Wednesday, May 19, 2010

Amphitheatre of Calleva Atrebatum



A short trip out of London, north of Hampshire in 2002, brought me by train into the British countrysite. During a stroll I encountered the Roman excavations at Silchester, or Calleva Atrabatum. Originally, a settlement of the Atrebates - or as the Celtic name says 'the town in the woods of the Atrabates' - it became Romanised after the Roman invasion AD 43.

There is no certain evidence available to suggest that Calleva Atrebatum ever attained the status of a municipium or chartered town, where the citizens had voting rights, but this may have been granted as early as the time of creation of the civitas. It is difficult to estimate the population of the town, but if suburbs are excluded and calculations confined to the known buildings within the Roman defences, a minimum figure of about 1,200 is reached. Without written evidence there can be neither certainty about numbers, nor how they fluctuated with time, but figures as high as 7,500 and as low as 600-750 have also been estimated. For further reading: A Guide to Silchester. The Roman Town of Calleva Atrebatum, by Michael Fulford. A nice youtube movie you can find here!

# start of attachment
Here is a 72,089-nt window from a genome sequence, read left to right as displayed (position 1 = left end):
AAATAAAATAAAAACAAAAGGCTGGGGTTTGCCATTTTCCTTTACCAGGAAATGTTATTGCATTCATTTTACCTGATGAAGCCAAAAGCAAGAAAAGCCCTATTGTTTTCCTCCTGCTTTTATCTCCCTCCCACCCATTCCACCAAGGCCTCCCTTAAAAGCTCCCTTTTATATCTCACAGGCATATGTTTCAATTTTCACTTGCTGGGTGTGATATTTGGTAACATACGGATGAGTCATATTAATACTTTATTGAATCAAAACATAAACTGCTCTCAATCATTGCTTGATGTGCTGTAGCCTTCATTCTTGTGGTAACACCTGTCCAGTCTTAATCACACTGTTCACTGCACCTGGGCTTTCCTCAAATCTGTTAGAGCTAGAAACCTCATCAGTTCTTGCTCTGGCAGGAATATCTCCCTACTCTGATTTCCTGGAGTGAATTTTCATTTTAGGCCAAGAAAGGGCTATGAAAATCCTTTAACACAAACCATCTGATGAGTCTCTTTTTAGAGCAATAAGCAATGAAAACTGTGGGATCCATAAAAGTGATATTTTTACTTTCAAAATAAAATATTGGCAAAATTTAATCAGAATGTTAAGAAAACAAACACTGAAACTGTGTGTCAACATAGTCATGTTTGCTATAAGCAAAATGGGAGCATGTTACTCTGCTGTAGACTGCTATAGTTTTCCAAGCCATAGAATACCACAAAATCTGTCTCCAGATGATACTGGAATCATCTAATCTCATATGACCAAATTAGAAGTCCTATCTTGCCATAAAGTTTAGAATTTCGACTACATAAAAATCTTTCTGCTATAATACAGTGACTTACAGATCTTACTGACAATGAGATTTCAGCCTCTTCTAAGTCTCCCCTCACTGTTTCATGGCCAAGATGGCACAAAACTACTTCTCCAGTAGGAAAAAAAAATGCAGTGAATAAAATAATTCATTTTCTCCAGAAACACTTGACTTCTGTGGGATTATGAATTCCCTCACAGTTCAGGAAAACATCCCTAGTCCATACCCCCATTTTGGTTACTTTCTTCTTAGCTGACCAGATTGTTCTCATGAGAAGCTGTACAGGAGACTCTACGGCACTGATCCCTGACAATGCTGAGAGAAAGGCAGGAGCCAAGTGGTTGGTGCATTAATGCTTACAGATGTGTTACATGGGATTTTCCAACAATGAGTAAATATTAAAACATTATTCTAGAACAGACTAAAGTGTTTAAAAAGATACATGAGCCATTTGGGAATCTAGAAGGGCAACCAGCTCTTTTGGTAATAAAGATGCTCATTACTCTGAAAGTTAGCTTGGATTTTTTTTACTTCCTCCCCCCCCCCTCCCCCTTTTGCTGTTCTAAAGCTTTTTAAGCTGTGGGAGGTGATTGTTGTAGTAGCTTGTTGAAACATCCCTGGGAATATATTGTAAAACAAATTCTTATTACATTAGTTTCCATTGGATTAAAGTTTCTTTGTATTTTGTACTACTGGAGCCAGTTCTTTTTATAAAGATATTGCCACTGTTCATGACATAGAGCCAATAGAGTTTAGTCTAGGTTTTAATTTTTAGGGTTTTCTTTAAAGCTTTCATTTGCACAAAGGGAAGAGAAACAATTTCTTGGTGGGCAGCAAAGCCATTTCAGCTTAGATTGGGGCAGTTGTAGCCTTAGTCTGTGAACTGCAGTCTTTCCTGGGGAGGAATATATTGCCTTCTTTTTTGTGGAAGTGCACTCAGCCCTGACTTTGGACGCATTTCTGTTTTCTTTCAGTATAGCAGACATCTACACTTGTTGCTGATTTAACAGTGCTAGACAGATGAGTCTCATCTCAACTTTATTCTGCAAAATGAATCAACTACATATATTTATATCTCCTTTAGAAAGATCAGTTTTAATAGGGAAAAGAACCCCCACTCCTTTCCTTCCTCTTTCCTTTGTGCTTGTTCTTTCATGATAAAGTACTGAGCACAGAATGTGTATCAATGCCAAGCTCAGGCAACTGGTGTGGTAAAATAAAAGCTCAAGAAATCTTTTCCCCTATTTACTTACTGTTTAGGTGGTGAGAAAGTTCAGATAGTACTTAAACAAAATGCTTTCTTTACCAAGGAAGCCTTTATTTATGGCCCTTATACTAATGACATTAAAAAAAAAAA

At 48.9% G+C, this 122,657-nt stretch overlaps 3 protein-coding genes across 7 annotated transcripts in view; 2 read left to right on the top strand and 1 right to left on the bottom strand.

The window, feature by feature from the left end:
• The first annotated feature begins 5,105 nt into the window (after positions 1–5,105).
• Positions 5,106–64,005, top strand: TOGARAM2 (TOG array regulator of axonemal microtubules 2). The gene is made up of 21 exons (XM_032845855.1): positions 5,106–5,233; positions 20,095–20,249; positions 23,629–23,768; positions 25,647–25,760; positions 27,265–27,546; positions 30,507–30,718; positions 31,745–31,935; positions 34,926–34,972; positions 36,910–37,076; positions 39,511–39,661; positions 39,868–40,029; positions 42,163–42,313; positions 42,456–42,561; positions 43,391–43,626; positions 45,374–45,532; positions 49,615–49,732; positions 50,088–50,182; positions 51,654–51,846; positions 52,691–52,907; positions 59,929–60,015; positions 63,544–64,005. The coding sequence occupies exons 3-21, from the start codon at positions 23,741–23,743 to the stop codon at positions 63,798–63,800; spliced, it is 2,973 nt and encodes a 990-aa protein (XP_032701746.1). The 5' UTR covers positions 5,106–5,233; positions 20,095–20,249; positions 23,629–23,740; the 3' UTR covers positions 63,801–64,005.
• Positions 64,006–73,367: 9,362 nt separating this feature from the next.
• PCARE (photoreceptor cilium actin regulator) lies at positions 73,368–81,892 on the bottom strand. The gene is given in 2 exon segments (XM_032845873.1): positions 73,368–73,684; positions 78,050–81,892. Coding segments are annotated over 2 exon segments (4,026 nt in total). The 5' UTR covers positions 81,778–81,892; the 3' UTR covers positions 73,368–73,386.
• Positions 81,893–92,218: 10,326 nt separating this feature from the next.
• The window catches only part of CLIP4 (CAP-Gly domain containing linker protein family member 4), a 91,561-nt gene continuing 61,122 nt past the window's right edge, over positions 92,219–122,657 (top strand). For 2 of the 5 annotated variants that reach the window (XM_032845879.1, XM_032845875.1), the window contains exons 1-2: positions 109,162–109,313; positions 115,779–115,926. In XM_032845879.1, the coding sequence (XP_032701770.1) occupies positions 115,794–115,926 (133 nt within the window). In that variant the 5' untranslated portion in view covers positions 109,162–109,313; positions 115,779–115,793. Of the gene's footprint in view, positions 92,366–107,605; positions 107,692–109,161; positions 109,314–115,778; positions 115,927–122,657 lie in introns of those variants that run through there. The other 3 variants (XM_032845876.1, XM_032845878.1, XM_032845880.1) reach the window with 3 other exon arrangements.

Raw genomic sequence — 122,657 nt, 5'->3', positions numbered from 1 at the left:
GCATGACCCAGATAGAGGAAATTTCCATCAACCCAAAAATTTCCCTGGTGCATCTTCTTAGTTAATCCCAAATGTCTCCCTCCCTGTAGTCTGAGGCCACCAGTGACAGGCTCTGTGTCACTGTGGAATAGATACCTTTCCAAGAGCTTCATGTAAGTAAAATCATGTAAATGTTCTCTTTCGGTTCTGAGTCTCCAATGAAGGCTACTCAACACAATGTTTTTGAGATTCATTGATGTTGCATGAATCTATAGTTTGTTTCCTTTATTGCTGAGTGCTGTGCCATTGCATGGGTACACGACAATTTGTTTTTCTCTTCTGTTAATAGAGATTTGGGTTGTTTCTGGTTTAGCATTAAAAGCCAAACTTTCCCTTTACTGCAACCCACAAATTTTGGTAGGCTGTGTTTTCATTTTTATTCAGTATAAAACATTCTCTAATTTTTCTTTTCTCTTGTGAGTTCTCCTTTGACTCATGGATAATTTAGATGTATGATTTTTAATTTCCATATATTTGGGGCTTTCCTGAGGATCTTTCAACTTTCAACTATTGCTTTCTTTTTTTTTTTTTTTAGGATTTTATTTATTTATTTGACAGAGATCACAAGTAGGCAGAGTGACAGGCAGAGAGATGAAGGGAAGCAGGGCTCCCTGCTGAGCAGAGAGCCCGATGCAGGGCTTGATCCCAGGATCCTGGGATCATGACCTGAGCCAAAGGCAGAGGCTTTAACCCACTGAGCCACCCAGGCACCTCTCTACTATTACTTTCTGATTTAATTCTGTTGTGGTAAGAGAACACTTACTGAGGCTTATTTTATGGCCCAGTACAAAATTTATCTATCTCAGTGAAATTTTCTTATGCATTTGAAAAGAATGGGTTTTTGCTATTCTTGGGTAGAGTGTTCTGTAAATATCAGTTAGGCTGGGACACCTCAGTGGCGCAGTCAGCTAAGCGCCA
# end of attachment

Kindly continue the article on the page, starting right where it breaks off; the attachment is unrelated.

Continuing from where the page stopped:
It is therefore quite extraordinary, to find an amphitheater, that provided space for between 4,500 and 9,000 spectators. It was probably first built between 50 and 70 AD at the eastern edge of the town. The arena now has an elliptical plan, with two opposing entrances on the longer, north-south axis and two small rooms recessed into the seating bank on the east-west axis. It measured about 45 by 39 metres. No evidence survives of the sort of activities which took place here, but gladiatorial combat and shows using wild beasts were popular, but expensive, forms of entertainment elswere in the Roman empire. Blood sports using bulls, dogs and bears are possibilities at Silchester. Public execution also took place in amphitheaters, so probably also over here.


William Stukeley, poet and freemason, first identified the amphitheater in 1724. Stukeley also pioneered the archeological investigation of the prehistoric monuments of Stonehenge and Avebury and is regarded as one of the 'New Druids'. It does not appear to have been excavated before 1979. Unfortunately, no theater has been discovered at Calleva.

Standing in the arena, I can hardly imagine that this was focal point for so much entertainment and so many emotions.

More detailed information you can find in: 'Roman amphitheaters in England and Wales', by Roy Wilding, Chester 2005.

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